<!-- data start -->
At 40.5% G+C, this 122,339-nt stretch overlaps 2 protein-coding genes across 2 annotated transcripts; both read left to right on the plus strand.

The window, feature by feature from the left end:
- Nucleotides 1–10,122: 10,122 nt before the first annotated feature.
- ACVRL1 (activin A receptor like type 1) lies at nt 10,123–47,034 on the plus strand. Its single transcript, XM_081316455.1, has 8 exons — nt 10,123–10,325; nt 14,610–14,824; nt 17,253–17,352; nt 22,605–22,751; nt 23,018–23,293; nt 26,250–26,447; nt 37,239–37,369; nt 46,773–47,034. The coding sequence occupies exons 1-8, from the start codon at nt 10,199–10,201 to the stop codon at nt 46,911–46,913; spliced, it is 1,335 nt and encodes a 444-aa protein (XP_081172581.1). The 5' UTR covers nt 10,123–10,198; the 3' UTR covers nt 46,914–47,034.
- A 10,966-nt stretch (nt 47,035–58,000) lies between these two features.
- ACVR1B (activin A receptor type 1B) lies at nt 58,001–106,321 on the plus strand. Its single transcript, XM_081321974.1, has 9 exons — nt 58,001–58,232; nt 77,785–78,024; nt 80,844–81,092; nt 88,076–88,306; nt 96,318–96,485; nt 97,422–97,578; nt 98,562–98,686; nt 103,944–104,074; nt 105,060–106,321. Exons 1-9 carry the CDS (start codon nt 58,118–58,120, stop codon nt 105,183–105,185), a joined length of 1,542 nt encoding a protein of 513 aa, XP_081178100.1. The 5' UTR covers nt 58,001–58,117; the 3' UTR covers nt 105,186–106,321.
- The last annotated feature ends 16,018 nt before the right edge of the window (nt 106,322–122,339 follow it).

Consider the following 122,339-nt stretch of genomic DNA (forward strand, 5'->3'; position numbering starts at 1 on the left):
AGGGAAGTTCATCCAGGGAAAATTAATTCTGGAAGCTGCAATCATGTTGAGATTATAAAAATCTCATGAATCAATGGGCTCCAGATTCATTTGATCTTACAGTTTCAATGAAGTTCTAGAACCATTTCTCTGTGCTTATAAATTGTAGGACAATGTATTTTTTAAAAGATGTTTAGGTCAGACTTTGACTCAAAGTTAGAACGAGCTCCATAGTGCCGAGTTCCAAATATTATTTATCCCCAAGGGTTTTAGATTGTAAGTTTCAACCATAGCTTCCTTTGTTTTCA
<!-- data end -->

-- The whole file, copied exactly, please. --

At 40.5% G+C, this 122,339-nt stretch overlaps 2 protein-coding genes across 2 annotated transcripts; both read left to right on the plus strand.

The window, feature by feature from the left end:
- Nucleotides 1–10,122: 10,122 nt before the first annotated feature.
- ACVRL1 (activin A receptor like type 1) lies at nt 10,123–47,034 on the plus strand. Its single transcript, XM_081316455.1, has 8 exons — nt 10,123–10,325; nt 14,610–14,824; nt 17,253–17,352; nt 22,605–22,751; nt 23,018–23,293; nt 26,250–26,447; nt 37,239–37,369; nt 46,773–47,034. The coding sequence occupies exons 1-8, from the start codon at nt 10,199–10,201 to the stop codon at nt 46,911–46,913; spliced, it is 1,335 nt and encodes a 444-aa protein (XP_081172581.1). The 5' UTR covers nt 10,123–10,198; the 3' UTR covers nt 46,914–47,034.
- A 10,966-nt stretch (nt 47,035–58,000) lies between these two features.
- ACVR1B (activin A receptor type 1B) lies at nt 58,001–106,321 on the plus strand. Its single transcript, XM_081321974.1, has 9 exons — nt 58,001–58,232; nt 77,785–78,024; nt 80,844–81,092; nt 88,076–88,306; nt 96,318–96,485; nt 97,422–97,578; nt 98,562–98,686; nt 103,944–104,074; nt 105,060–106,321. Exons 1-9 carry the CDS (start codon nt 58,118–58,120, stop codon nt 105,183–105,185), a joined length of 1,542 nt encoding a protein of 513 aa, XP_081178100.1. The 5' UTR covers nt 58,001–58,117; the 3' UTR covers nt 105,186–106,321.
- The last annotated feature ends 16,018 nt before the right edge of the window (nt 106,322–122,339 follow it).

Consider the following 122,339-nt stretch of genomic DNA (forward strand, 5'->3'; position numbering starts at 1 on the left):
AGGGAAGTTCATCCAGGGAAAATTAATTCTGGAAGCTGCAATCATGTTGAGATTATAAAAATCTCATGAATCAATGGGCTCCAGATTCATTTGATCTTACAGTTTCAATGAAGTTCTAGAACCATTTCTCTGTGCTTATAAATTGTAGGACAATGTATTTTTTAAAAGATGTTTAGGTCAGACTTTGACTCAAAGTTAGAACGAGCTCCATAGTGCCGAGTTCCAAATATTATTTATCCCCAAGGGTTTTAGATTGTAAGTTTCAACCATAGCTTCCTTTGTTTTCA